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article imageParts of Doggerland survived a tsunami that hit 8,000 years ago

By Karen Graham     Dec 1, 2020 in Science
A new study suggests that parts of Doggerland, the land that once connected Britain with continental Europe, survived the devastation of the Storegga tsunami that struck the coast of the North Sea more than 8,000 years ago.
People today are familiar with the devastating destruction caused by tsunamis. Two recent tsunamis come to mind: The 2004 Indian Ocean "Boxing Day’" and the 2011 Tōhoku (Japan) events, striking quickly and with little warning.
Tsunamis today have sparked interest in how people in the past responded to and survived these great walls of water, and other than the tsunami produced by the 1888 eruption of Krakatoa in the Sunda Strait between the islands of Java and Sumatra, archaeology has been slow to take up the question, at least until recently.
In 2013  Solomon Islands were hit by a devastating tsunami after an 8.0-magnitude earthquake rattled...
In 2013, Solomon Islands were hit by a devastating tsunami after an 8.0-magnitude earthquake rattled the region
-, World Vision/AFP/File
This brings us to the Storegga tsunami (c. 8150 cal BP) and what happened to Doggerland. This event was caused by three underwater Storegga landslides and is considered to be amongst the largest known submarine landslides. They occurred at the edge of Norway's continental shelf in the Norwegian Sea, causing a megatsunami in the North Atlantic that reached heights of 20 meters (66 feet) above sea level.
As for what triggered the event, there is still debate. Some scientists think an earthquake may have caused the marine landslides and resulting tsunami, while others postulate rising sea levels from the glacial melt at the end of the last ice age played a part in submerging Doggerland.
Map showing hypothetical extent of Doggerland (c. 8 000 BC)  which provided a land bridge between Gr...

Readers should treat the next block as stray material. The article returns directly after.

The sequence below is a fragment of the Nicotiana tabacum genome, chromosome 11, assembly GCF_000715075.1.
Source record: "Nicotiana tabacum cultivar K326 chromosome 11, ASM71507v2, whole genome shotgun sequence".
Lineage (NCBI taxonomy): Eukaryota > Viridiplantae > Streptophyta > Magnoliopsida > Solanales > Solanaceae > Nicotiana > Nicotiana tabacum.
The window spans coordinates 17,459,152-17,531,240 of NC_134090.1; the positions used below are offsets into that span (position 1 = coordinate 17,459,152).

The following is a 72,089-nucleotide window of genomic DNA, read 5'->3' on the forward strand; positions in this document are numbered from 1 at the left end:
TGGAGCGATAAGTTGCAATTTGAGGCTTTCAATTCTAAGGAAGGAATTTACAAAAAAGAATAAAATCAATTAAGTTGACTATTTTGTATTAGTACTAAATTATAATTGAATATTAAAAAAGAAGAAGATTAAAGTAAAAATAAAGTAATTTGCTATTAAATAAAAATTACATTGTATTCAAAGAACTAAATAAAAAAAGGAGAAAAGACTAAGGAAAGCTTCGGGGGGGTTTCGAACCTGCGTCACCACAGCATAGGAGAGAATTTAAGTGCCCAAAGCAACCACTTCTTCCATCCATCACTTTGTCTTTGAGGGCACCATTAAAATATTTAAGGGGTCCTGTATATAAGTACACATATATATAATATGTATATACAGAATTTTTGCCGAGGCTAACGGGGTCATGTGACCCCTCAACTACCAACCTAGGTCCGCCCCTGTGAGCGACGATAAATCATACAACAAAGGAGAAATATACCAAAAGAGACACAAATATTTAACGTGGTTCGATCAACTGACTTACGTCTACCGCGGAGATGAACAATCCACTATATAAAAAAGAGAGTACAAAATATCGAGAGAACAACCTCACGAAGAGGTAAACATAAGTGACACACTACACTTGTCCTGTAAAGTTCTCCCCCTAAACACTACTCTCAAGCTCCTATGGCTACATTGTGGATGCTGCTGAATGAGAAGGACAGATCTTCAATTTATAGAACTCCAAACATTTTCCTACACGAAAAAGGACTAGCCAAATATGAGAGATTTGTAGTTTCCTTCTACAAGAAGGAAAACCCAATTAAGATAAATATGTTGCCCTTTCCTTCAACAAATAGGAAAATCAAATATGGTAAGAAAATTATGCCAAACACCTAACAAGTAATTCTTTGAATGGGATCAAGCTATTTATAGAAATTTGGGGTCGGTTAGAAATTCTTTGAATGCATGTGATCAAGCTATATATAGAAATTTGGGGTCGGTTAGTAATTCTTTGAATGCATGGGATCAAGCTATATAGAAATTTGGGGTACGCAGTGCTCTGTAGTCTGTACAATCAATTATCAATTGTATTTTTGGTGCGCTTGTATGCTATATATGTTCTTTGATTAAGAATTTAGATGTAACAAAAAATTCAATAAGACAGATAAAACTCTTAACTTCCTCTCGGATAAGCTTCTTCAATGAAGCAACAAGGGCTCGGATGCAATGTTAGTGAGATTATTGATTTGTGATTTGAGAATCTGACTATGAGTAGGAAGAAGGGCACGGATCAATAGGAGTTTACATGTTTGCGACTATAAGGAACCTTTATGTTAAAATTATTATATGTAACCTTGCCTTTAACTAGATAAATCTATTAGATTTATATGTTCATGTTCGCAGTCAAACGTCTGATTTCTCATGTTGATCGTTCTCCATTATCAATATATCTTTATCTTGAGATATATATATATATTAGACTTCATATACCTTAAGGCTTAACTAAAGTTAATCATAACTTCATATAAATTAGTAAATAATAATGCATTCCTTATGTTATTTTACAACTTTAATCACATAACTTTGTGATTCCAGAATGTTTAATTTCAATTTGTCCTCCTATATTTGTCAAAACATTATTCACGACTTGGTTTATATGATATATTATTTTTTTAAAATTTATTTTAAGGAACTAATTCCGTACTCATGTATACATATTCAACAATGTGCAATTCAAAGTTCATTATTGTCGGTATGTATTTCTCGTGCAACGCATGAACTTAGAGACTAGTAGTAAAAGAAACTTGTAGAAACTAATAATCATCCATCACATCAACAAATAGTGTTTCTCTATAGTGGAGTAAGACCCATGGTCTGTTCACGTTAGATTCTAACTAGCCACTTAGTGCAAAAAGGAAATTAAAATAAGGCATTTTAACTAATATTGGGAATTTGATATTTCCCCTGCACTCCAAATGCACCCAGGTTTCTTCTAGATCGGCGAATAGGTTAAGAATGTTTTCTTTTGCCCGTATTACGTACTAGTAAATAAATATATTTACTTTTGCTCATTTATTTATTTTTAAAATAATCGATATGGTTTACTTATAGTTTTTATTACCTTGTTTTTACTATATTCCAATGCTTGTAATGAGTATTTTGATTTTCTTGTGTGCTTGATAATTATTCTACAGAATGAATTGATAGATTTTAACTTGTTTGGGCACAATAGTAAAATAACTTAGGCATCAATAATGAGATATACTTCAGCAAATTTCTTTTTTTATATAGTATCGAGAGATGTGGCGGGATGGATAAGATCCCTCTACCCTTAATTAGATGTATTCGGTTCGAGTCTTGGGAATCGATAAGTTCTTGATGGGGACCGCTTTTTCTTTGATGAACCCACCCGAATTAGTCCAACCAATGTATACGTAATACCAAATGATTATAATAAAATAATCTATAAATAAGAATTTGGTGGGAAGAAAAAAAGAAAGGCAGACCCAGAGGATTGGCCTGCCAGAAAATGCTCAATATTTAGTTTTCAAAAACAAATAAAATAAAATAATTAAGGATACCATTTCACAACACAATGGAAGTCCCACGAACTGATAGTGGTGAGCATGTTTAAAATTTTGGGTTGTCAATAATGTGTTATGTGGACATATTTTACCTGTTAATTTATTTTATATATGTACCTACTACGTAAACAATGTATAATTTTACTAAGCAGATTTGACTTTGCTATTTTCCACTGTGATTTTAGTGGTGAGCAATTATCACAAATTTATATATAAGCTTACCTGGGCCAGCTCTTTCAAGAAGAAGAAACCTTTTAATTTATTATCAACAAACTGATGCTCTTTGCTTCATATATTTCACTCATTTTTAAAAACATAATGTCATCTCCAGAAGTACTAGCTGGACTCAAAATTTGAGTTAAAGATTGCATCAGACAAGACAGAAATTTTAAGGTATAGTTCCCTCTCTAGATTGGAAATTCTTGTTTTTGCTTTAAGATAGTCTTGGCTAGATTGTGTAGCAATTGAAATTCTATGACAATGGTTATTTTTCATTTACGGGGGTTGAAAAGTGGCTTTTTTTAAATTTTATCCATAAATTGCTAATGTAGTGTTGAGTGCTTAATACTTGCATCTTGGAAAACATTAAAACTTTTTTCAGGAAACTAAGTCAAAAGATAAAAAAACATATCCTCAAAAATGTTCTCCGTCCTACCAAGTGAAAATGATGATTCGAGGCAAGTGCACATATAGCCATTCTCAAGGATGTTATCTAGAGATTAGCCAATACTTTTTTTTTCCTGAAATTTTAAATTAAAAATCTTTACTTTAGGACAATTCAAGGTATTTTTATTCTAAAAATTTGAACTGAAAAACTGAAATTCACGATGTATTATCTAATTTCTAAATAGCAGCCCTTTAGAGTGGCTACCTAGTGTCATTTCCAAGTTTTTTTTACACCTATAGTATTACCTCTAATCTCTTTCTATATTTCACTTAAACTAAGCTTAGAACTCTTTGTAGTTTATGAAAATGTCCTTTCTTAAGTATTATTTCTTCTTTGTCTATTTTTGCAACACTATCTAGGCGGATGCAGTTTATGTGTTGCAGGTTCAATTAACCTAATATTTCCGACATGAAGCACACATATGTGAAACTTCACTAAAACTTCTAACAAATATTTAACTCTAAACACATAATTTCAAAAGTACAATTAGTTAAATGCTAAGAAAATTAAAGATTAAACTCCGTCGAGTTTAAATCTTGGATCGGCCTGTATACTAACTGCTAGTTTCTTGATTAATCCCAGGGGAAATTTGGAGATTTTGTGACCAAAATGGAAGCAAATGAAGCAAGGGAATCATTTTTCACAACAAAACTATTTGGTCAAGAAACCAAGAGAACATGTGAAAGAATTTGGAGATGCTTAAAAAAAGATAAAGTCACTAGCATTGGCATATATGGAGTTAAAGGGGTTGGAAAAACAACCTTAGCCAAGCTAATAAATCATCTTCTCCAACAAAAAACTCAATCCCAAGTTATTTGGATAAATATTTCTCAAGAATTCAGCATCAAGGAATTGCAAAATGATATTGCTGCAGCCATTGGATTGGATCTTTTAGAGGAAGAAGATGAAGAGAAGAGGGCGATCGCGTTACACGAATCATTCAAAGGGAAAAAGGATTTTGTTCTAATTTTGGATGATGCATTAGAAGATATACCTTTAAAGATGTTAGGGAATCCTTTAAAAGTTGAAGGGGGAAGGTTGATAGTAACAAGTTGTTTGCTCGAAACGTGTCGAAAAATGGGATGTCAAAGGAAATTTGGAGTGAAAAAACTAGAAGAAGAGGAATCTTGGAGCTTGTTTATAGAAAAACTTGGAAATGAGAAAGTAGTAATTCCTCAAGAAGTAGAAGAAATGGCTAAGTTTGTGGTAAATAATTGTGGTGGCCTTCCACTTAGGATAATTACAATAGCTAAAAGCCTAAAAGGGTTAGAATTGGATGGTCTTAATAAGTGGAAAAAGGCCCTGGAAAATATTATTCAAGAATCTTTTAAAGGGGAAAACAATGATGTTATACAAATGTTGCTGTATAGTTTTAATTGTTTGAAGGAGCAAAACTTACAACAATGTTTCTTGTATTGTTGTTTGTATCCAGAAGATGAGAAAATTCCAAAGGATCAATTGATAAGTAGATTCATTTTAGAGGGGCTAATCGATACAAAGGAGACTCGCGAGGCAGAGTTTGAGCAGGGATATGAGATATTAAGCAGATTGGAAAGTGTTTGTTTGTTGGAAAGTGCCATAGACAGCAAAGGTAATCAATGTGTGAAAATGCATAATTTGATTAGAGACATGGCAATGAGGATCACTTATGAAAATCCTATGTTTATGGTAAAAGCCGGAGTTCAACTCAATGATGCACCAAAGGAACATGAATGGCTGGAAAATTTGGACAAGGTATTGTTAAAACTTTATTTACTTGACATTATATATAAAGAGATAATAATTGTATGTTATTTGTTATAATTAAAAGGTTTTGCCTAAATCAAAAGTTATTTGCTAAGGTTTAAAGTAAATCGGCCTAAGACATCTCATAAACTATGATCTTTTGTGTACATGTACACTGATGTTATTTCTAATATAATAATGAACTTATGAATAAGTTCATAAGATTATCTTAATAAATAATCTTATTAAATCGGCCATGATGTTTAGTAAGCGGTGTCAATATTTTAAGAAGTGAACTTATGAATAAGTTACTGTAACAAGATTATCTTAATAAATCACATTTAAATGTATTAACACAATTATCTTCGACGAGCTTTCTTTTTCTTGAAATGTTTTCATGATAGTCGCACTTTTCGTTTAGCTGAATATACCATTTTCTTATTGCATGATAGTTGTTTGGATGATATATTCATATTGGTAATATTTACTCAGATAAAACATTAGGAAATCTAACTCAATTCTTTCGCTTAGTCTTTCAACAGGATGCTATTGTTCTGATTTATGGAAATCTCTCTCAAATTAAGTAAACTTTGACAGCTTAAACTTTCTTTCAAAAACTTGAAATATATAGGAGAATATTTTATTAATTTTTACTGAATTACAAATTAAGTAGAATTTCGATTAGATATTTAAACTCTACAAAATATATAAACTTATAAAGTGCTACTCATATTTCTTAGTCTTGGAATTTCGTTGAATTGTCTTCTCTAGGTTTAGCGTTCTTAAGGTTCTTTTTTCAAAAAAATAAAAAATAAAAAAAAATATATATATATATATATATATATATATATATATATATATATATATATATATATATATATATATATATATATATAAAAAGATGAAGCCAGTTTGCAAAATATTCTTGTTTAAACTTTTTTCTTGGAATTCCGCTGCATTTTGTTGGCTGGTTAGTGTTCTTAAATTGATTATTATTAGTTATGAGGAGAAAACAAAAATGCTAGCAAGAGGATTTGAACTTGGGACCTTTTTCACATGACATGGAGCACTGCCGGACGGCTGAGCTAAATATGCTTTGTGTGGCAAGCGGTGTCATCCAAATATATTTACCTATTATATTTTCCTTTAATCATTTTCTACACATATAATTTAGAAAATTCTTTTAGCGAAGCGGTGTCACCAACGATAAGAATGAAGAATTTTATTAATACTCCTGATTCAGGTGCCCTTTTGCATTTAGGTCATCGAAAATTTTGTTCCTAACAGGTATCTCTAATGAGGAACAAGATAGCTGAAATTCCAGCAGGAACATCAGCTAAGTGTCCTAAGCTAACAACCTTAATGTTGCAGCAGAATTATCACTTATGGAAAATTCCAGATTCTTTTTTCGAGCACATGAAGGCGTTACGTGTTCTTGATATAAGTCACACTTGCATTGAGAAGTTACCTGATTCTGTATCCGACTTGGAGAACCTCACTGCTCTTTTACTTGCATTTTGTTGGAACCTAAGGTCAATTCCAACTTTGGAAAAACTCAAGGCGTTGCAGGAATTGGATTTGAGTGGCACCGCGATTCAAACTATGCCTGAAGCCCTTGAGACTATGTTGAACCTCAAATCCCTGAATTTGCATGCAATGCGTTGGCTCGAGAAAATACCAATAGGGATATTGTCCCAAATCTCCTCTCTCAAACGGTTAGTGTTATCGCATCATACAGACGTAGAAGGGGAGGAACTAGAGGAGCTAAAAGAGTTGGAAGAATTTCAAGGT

Map showing hypothetical extent of Doggerland (c. 8,000 BC), which provided a land bridge between Great Britain and continental Europe. (Norway has been excluded by the illustrator.)
Max Naylor
Parts of Doggerland may have survived
Doggerland was the name given to the landmass that had connected Germany and Great Britain 8,000-years ago. The landmass allowed early Mesolithic hunter-gatherers to migrate northwards, even at a time when sea levels were rising due to glacial melting.
Scientists have assumed the monster tsunami swept away Doggerland for good when it hit. However, a new analysis of the seabed and its sediments suggests that some parts of Doggerland survived the waves as a scattered archipelago of islands, according to The Guardian.
Excavated dwellings at Skara Brae (Orkney  Scotland)  Europe s most complete Neolithic village.
Excavated dwellings at Skara Brae (Orkney, Scotland), Europe's most complete Neolithic village.
Wknight94 (CC BY-SA 3.0)
This matters to a group of researchers from the United Kingdom and Estonia, who published their findings in the December 2020 issue of the peer-reviewed archeology journal Antiquity.
The researchers believe the remaining lands could have been a staging post for the first Neolithic farmers to settle in Britain thousands of years later, and they may still carry the archaeological traces of their early settlements, even if they are now under the sea.
Debris from damaged buildings is strewn across a road in Carita after the area was hit by a tsunami ...
Debris from damaged buildings is strewn across a road in Carita after the area was hit by a tsunami following an eruption of the Anak Krakatoa volcano
Ronald, AFP
The point is, further study of this ancient event could help in present-day planning for a similar event if it should take place today, now that the North Sea region has become more developed.
“If you were standing on the shoreline on that day, 8,200 years ago, there is no doubt it would have been a bad day for you,” said Vincent Gaffney, professor of landscape archaeology at the University of Bradford. “It was a catastrophe. Many people, possibly thousands of people, must have died.”
Reconstruction of a  temporary  Mesolithic house in Ireland; waterside sites offered good food resou...
Reconstruction of a "temporary" Mesolithic house in Ireland; waterside sites offered good food resources.
David Hawgood (CC BY-SA 2.0)
According to CTV News Canada, researchers also have found evidence that the tsunami, while reaching far inland for 25 miles (40 kilometers), would have concentrated its waters in valleys with dense forests and hills, leaving some areas untouched.
"Whilst some of the regions may have been permanently flooded, a significant area would have remained habitable for centuries to come," the study noted.
The study also notes that after 15 years of extensive mapping of the area, they were able to identify former river valleys and lakes across Doggerland and sink sedimentary cores deep into the seabed. One core sample taken from what is now the north coast of Norfolk at the Wash estuary actually shows sedimentary evidence of the flood.
More about Doggerland, mesolithic, storegga tsunami, sea level change, Archaeology
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